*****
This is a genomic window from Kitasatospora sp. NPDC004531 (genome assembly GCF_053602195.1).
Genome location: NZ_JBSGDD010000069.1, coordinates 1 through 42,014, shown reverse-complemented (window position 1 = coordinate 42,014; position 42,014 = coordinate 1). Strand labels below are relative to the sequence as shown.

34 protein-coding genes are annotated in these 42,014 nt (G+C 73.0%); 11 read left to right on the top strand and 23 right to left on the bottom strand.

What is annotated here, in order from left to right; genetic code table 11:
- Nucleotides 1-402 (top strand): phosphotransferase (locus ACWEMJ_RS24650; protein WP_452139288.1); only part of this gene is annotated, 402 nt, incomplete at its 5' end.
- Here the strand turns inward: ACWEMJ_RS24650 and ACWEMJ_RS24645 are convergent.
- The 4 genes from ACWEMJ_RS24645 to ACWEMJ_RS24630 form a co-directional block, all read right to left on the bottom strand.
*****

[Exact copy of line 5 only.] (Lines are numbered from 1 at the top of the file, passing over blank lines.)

- Nucleotides 1-402 (top strand): phosphotransferase (locus ACWEMJ_RS24650; protein WP_452139288.1); only part of this gene is annotated, 402 nt, incomplete at its 5' end.